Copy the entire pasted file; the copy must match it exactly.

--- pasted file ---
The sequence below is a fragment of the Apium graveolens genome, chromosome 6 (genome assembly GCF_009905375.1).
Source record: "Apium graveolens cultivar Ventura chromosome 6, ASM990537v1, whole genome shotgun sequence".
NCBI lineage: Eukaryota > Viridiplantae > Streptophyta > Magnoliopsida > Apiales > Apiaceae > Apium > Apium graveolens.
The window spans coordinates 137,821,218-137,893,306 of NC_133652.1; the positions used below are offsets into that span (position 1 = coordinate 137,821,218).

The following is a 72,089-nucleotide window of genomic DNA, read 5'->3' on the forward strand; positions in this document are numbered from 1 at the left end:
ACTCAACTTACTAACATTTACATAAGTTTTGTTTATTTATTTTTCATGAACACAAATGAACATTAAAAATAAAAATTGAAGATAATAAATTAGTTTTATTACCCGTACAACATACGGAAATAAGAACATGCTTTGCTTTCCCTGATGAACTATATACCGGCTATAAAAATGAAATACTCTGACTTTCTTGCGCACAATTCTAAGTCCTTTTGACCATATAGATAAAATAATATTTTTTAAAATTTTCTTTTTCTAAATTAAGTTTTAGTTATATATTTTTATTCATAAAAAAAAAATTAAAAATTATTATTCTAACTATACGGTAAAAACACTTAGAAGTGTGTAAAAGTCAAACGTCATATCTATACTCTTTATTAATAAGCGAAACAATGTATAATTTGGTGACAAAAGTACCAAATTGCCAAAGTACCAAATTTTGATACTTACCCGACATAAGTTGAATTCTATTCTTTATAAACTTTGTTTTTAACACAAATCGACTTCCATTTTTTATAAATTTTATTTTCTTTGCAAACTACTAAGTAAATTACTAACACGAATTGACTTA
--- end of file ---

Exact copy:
The sequence below is a fragment of the Apium graveolens genome, chromosome 6 (genome assembly GCF_009905375.1).
Source record: "Apium graveolens cultivar Ventura chromosome 6, ASM990537v1, whole genome shotgun sequence".
NCBI lineage: Eukaryota > Viridiplantae > Streptophyta > Magnoliopsida > Apiales > Apiaceae > Apium > Apium graveolens.
The window spans coordinates 137,821,218-137,893,306 of NC_133652.1; the positions used below are offsets into that span (position 1 = coordinate 137,821,218).

The following is a 72,089-nucleotide window of genomic DNA, read 5'->3' on the forward strand; positions in this document are numbered from 1 at the left end:
ACTCAACTTACTAACATTTACATAAGTTTTGTTTATTTATTTTTCATGAACACAAATGAACATTAAAAATAAAAATTGAAGATAATAAATTAGTTTTATTACCCGTACAACATACGGAAATAAGAACATGCTTTGCTTTCCCTGATGAACTATATACCGGCTATAAAAATGAAATACTCTGACTTTCTTGCGCACAATTCTAAGTCCTTTTGACCATATAGATAAAATAATATTTTTTAAAATTTTCTTTTTCTAAATTAAGTTTTAGTTATATATTTTTATTCATAAAAAAAAAATTAAAAATTATTATTCTAACTATACGGTAAAAACACTTAGAAGTGTGTAAAAGTCAAACGTCATATCTATACTCTTTATTAATAAGCGAAACAATGTATAATTTGGTGACAAAAGTACCAAATTGCCAAAGTACCAAATTTTGATACTTACCCGACATAAGTTGAATTCTATTCTTTATAAACTTTGTTTTTAACACAAATCGACTTCCATTTTTTATAAATTTTATTTTCTTTGCAAACTACTAAGTAAATTACTAACACGAATTGACTTA